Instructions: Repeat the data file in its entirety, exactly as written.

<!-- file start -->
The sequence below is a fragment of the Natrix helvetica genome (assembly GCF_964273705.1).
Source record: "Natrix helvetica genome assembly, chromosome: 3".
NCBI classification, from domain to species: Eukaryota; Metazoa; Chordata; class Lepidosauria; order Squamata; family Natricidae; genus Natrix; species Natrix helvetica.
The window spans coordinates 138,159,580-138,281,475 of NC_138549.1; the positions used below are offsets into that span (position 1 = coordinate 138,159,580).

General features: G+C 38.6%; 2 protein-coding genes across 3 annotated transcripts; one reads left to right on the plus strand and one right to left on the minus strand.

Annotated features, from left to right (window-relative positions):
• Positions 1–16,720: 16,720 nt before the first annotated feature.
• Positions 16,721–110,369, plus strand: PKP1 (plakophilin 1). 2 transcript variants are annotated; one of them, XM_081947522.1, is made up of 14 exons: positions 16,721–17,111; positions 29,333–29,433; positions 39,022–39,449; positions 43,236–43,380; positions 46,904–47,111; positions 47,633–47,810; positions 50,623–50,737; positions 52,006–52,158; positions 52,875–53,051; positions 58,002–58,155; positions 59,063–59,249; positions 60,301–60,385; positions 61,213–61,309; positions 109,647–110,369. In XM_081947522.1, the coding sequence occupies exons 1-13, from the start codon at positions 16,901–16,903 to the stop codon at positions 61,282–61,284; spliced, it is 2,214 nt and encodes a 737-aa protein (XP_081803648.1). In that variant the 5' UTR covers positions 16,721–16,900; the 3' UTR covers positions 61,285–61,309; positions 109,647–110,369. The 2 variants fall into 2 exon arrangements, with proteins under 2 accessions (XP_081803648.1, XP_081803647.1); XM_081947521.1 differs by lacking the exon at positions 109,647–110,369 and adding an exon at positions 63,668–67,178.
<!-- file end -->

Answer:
The sequence below is a fragment of the Natrix helvetica genome (assembly GCF_964273705.1).
Source record: "Natrix helvetica genome assembly, chromosome: 3".
NCBI classification, from domain to species: Eukaryota; Metazoa; Chordata; class Lepidosauria; order Squamata; family Natricidae; genus Natrix; species Natrix helvetica.
The window spans coordinates 138,159,580-138,281,475 of NC_138549.1; the positions used below are offsets into that span (position 1 = coordinate 138,159,580).

General features: G+C 38.6%; 2 protein-coding genes across 3 annotated transcripts; one reads left to right on the plus strand and one right to left on the minus strand.

Annotated features, from left to right (window-relative positions):
• Positions 1–16,720: 16,720 nt before the first annotated feature.
• Positions 16,721–110,369, plus strand: PKP1 (plakophilin 1). 2 transcript variants are annotated; one of them, XM_081947522.1, is made up of 14 exons: positions 16,721–17,111; positions 29,333–29,433; positions 39,022–39,449; positions 43,236–43,380; positions 46,904–47,111; positions 47,633–47,810; positions 50,623–50,737; positions 52,006–52,158; positions 52,875–53,051; positions 58,002–58,155; positions 59,063–59,249; positions 60,301–60,385; positions 61,213–61,309; positions 109,647–110,369. In XM_081947522.1, the coding sequence occupies exons 1-13, from the start codon at positions 16,901–16,903 to the stop codon at positions 61,282–61,284; spliced, it is 2,214 nt and encodes a 737-aa protein (XP_081803648.1). In that variant the 5' UTR covers positions 16,721–16,900; the 3' UTR covers positions 61,285–61,309; positions 109,647–110,369. The 2 variants fall into 2 exon arrangements, with proteins under 2 accessions (XP_081803648.1, XP_081803647.1); XM_081947521.1 differs by lacking the exon at positions 109,647–110,369 and adding an exon at positions 63,668–67,178.